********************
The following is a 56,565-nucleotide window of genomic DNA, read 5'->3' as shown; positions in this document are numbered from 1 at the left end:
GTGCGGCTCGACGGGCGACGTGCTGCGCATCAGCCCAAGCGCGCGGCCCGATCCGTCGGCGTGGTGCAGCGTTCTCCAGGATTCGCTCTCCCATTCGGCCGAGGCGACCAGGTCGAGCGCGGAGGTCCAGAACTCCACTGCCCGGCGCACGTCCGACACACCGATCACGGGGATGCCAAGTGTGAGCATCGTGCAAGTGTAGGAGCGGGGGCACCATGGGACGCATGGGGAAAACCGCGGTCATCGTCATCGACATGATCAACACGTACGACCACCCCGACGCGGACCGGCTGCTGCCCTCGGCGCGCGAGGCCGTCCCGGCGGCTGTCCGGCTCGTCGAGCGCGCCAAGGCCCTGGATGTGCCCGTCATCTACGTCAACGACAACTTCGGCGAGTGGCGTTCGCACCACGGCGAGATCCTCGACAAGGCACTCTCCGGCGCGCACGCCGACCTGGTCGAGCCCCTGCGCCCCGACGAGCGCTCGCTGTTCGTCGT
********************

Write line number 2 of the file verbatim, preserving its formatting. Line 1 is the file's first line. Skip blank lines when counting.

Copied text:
GTGCGGCTCGACGGGCGACGTGCTGCGCATCAGCCCAAGCGCGCGGCCCGATCCGTCGGCGTGGTGCAGCGTTCTCCAGGATTCGCTCTCCCATTCGGCCGAGGCGACCAGGTCGAGCGCGGAGGTCCAGAACTCCACTGCCCGGCGCACGTCCGACACACCGATCACGGGGATGCCAAGTGTGAGCATCGTGCAAGTGTAGGAGCGGGGGCACCATGGGACGCATGGGGAAAACCGCGGTCATCGTCATCGACATGATCAACACGTACGACCACCCCGACGCGGACCGGCTGCTGCCCTCGGCGCGCGAGGCCGTCCCGGCGGCTGTCCGGCTCGTCGAGCGCGCCAAGGCCCTGGATGTGCCCGTCATCTACGTCAACGACAACTTCGGCGAGTGGCGTTCGCACCACGGCGAGATCCTCGACAAGGCACTCTCCGGCGCGCACGCCGACCTGGTCGAGCCCCTGCGCCCCGACGAGCGCTCGCTGTTCGTCGT